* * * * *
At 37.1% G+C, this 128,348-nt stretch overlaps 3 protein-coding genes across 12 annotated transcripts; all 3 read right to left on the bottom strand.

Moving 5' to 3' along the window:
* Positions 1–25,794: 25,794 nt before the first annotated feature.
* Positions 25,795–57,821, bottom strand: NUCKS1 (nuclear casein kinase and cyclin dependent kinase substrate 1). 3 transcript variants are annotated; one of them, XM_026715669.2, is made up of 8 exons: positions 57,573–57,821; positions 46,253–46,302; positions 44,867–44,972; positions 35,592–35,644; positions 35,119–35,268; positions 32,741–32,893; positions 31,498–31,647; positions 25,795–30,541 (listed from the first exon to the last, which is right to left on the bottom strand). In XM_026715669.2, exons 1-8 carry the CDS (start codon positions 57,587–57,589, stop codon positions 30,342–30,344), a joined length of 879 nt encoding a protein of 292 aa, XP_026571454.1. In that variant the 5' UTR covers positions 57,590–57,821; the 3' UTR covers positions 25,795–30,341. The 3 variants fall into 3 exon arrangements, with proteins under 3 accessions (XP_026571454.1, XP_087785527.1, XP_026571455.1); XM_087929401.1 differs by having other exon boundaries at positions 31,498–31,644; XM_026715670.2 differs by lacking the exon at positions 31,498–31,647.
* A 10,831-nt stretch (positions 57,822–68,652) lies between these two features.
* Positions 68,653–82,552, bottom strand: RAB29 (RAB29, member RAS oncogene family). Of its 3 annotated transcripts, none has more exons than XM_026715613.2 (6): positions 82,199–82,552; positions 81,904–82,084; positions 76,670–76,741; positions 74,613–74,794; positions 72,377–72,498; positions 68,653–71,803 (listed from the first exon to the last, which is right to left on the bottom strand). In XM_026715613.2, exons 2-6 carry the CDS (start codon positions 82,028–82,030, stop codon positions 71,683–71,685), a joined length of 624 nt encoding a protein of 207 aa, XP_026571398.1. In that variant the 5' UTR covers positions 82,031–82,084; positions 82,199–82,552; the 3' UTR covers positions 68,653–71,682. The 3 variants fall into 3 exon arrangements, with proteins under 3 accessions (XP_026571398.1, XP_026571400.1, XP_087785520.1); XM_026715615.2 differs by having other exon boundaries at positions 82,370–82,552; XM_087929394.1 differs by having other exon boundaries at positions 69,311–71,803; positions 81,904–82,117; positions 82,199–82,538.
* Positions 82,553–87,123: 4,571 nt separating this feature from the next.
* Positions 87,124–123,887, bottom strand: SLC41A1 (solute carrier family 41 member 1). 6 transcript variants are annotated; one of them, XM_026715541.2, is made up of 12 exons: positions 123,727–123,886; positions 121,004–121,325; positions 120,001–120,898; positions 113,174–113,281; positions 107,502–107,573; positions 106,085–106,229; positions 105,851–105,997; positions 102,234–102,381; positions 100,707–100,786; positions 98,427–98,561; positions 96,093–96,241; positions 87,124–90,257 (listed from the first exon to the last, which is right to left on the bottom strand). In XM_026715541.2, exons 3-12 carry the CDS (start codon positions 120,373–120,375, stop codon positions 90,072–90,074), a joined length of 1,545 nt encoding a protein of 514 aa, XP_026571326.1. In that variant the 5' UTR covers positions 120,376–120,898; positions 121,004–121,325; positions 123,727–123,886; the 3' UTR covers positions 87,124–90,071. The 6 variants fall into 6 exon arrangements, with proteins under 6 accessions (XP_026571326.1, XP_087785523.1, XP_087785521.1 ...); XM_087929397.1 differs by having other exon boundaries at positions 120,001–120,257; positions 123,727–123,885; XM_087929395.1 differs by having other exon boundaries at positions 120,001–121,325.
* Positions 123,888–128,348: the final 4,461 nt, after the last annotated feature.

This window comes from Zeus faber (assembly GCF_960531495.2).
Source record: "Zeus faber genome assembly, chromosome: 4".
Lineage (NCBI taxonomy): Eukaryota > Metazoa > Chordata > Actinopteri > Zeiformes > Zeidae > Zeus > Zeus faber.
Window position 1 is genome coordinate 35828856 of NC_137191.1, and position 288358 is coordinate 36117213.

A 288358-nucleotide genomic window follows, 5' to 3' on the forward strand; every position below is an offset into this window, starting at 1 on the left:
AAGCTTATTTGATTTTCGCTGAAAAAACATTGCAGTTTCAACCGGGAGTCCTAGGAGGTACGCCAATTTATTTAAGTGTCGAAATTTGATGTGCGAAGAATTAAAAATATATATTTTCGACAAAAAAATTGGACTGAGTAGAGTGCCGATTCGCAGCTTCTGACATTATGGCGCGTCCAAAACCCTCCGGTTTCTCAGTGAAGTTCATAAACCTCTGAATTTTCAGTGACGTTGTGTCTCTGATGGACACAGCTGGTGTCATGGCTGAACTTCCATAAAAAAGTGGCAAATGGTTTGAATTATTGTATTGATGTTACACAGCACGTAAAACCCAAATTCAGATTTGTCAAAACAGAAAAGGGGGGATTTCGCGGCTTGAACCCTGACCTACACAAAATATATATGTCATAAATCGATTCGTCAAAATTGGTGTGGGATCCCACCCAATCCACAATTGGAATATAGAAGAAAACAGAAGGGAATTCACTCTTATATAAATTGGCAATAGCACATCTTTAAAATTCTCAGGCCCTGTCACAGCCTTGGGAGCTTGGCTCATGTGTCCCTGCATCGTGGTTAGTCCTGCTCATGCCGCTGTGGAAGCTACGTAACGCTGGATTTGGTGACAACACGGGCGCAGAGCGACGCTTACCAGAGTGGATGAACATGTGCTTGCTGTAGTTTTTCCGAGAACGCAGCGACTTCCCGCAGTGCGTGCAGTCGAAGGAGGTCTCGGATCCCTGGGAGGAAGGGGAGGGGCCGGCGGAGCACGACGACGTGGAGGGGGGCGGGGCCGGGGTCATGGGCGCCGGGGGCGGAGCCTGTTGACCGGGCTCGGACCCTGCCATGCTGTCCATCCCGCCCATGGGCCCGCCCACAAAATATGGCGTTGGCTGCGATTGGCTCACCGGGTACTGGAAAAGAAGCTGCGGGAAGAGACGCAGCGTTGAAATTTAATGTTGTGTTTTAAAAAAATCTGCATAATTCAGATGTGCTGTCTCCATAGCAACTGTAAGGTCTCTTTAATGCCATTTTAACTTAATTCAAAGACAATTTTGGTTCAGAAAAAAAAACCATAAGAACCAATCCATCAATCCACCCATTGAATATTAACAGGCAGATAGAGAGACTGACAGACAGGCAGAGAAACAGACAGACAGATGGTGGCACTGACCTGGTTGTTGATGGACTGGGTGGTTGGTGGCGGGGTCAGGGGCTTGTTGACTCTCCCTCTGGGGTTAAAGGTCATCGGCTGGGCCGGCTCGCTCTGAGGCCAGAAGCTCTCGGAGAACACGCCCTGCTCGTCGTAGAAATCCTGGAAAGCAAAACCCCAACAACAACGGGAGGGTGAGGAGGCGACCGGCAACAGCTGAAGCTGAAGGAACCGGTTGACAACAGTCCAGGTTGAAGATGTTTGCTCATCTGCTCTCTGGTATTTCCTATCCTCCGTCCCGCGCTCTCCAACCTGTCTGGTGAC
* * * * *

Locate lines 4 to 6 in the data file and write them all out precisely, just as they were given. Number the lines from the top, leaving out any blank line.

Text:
* Positions 25,795–57,821, bottom strand: NUCKS1 (nuclear casein kinase and cyclin dependent kinase substrate 1). 3 transcript variants are annotated; one of them, XM_026715669.2, is made up of 8 exons: positions 57,573–57,821; positions 46,253–46,302; positions 44,867–44,972; positions 35,592–35,644; positions 35,119–35,268; positions 32,741–32,893; positions 31,498–31,647; positions 25,795–30,541 (listed from the first exon to the last, which is right to left on the bottom strand). In XM_026715669.2, exons 1-8 carry the CDS (start codon positions 57,587–57,589, stop codon positions 30,342–30,344), a joined length of 879 nt encoding a protein of 292 aa, XP_026571454.1. In that variant the 5' UTR covers positions 57,590–57,821; the 3' UTR covers positions 25,795–30,341. The 3 variants fall into 3 exon arrangements, with proteins under 3 accessions (XP_026571454.1, XP_087785527.1, XP_026571455.1); XM_087929401.1 differs by having other exon boundaries at positions 31,498–31,644; XM_026715670.2 differs by lacking the exon at positions 31,498–31,647.
* A 10,831-nt stretch (positions 57,822–68,652) lies between these two features.
* Positions 68,653–82,552, bottom strand: RAB29 (RAB29, member RAS oncogene family). Of its 3 annotated transcripts, none has more exons than XM_026715613.2 (6): positions 82,199–82,552; positions 81,904–82,084; positions 76,670–76,741; positions 74,613–74,794; positions 72,377–72,498; positions 68,653–71,803 (listed from the first exon to the last, which is right to left on the bottom strand). In XM_026715613.2, exons 2-6 carry the CDS (start codon positions 82,028–82,030, stop codon positions 71,683–71,685), a joined length of 624 nt encoding a protein of 207 aa, XP_026571398.1. In that variant the 5' UTR covers positions 82,031–82,084; positions 82,199–82,552; the 3' UTR covers positions 68,653–71,682. The 3 variants fall into 3 exon arrangements, with proteins under 3 accessions (XP_026571398.1, XP_026571400.1, XP_087785520.1); XM_026715615.2 differs by having other exon boundaries at positions 82,370–82,552; XM_087929394.1 differs by having other exon boundaries at positions 69,311–71,803; positions 81,904–82,117; positions 82,199–82,538.